The “Thanksgiving” that The Pilgrims celebrated back in 1621 (almost 400 years ago) may not have been exactly what many of us believe it was, but it was probably pretty close. Let’s take a look.
The Pilgrims’ first year in this new land had been a very difficult one to say the least, and the ones who were still there were just truly thankful to be alive. They were also very thankful to the Native American people who helped them to survive in this new land, and of course they were thankful to God as well.
Almost a year earlier the first landing party had arrived at the site of what later became the settlement of Plymouth. During that first winter, the Mayflower colonists suffered greatly. 45 out of 102 immigrants died that winter. The following March, the first formal contact occurred with the Indians (or Native Americans).
(Note: All the way back to 1492, and the days of Christopher Columbus, the Native Americans here were referred to as “Indians” because Columbus believed he had landed in India, which was his real target destination at the time.)
Both sides managed to establish a formal treaty of peace. This treaty ensured that each people would not bring harm to the other, and that they would come to each other’s aid in a time of war.
By November 1621, only 53 pilgrims were alive to celebrate the harvest feast which modern Americans now know as “The First Thanksgiving.” Of the original 18 adult women, 13 died the first winter while another died in May. Only four adult women were left alive for the first Thanksgiving.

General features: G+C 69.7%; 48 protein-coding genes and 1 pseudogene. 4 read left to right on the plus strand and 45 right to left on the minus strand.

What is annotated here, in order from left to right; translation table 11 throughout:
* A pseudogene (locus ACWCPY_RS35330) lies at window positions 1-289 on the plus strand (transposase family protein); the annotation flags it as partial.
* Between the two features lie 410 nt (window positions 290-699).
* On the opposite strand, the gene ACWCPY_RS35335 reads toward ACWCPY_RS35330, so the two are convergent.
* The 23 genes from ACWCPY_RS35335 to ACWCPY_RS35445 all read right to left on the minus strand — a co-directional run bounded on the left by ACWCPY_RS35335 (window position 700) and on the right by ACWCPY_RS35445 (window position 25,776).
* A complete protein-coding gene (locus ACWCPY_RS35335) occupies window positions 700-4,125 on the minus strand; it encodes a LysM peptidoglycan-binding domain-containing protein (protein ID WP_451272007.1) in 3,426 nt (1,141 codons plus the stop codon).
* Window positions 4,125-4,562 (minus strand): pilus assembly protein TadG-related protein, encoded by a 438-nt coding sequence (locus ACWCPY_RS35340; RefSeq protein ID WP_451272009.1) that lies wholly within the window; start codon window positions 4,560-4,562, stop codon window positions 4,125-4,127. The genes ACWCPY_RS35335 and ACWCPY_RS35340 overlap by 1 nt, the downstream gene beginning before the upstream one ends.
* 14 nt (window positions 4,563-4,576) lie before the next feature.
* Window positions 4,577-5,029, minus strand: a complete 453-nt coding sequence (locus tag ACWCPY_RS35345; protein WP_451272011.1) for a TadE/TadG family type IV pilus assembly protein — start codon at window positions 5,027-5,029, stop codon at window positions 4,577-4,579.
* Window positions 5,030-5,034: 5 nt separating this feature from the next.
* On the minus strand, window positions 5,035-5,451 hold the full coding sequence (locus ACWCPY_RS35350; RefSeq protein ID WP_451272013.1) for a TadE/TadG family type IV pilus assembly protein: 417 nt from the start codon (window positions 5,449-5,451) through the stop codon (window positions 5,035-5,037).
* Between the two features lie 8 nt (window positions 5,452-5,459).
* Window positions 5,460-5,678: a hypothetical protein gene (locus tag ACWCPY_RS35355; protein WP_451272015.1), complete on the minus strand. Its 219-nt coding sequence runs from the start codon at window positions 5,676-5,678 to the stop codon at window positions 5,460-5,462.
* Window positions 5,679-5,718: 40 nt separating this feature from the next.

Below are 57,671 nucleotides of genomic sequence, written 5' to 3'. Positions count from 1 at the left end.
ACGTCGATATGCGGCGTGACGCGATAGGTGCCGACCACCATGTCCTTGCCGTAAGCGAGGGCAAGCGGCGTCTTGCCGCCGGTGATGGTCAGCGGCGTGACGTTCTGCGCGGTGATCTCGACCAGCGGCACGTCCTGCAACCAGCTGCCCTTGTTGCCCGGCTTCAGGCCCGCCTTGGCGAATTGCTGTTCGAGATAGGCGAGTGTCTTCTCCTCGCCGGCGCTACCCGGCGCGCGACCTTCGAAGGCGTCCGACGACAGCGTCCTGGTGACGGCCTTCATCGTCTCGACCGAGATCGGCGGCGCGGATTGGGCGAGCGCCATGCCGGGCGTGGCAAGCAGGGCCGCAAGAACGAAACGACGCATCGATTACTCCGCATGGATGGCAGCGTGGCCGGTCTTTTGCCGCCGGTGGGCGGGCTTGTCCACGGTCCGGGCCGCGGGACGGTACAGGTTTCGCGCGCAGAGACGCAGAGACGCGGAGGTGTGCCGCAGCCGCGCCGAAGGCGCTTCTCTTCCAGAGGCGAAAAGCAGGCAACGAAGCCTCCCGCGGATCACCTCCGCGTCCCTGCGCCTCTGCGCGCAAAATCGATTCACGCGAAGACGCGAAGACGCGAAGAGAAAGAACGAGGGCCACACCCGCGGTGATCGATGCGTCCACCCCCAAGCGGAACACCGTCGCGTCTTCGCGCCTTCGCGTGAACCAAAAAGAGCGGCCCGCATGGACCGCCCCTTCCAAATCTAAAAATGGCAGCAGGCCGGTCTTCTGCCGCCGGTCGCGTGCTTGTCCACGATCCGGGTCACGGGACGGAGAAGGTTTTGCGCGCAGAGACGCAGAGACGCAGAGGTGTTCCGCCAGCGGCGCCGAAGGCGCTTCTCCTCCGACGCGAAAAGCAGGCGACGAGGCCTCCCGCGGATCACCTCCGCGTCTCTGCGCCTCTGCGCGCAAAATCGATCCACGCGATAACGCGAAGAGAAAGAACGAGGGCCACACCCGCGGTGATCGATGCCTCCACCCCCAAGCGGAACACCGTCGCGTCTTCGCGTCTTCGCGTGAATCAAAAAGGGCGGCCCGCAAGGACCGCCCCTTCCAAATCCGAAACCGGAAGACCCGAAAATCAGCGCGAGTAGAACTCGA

This first “Thanksgiving” was really a celebration of survival, a show of goodwill and a way for the settlers to show their appreciation to their Native American neighbors, by sharing a feast with them after their harvest, and before the onset of another winter.
When we think about “Thanksgiving,” it’s all about the food! Turkey, gravy, potatoes, sweet potatoes, corn, stuffing, cranberry sauce, hot rolls, and pumpkin pie are what most of us would feel is required of a real “Thanksgiving” dinner. Different families may have certain additional items that have been added to the tradition as well. But what did the Pilgrims and their guests have to eat at that first “Thanksgiving?”
Well, the Pilgrims and their guests didn’t have corn, apples, potatoes or even cranberries. No one knows for sure if they even had turkey, although they did eat turkey from time to time. Ducks or geese would have been more plentiful this time of year. The only food we know they had for sure was deer (venison).
The feast between The Pilgrims and the Native American Wampanoag people probably also contained fish, lobster, eels, clams, turnips, berries, pumpkin, and squash.
You didn’t hear any moms or dads yelling at the kids to use their fork either. Forks weren’t even invented yet!
So where did we get the idea that you have to have turkey and cranberry sauce and such on Thanksgiving? It was because the people of the Victorian Era prepared Thanksgiving that way.
The Victorian era of history was the period of Queen Victoria’s reign over Britain from 1837 until she died in January of 1901. It was a long period of peace, prosperity, and refined social behavior. Thanksgiving became a national holiday, beginning in 1863, when Abraham Lincoln issued his presidential Thanksgiving proclamations. There were actually two of them, one to celebrate Thanksgiving in August, and a second one in November. Before Lincoln, Americans outside New England did not usually celebrate the holiday.
So there you have it, and remember to say “please” before you ask someone to “pass the eels” this Thanksgiving!
Note: Thank you to Rick Shenkman, of the History News Network, for contributing to this article.
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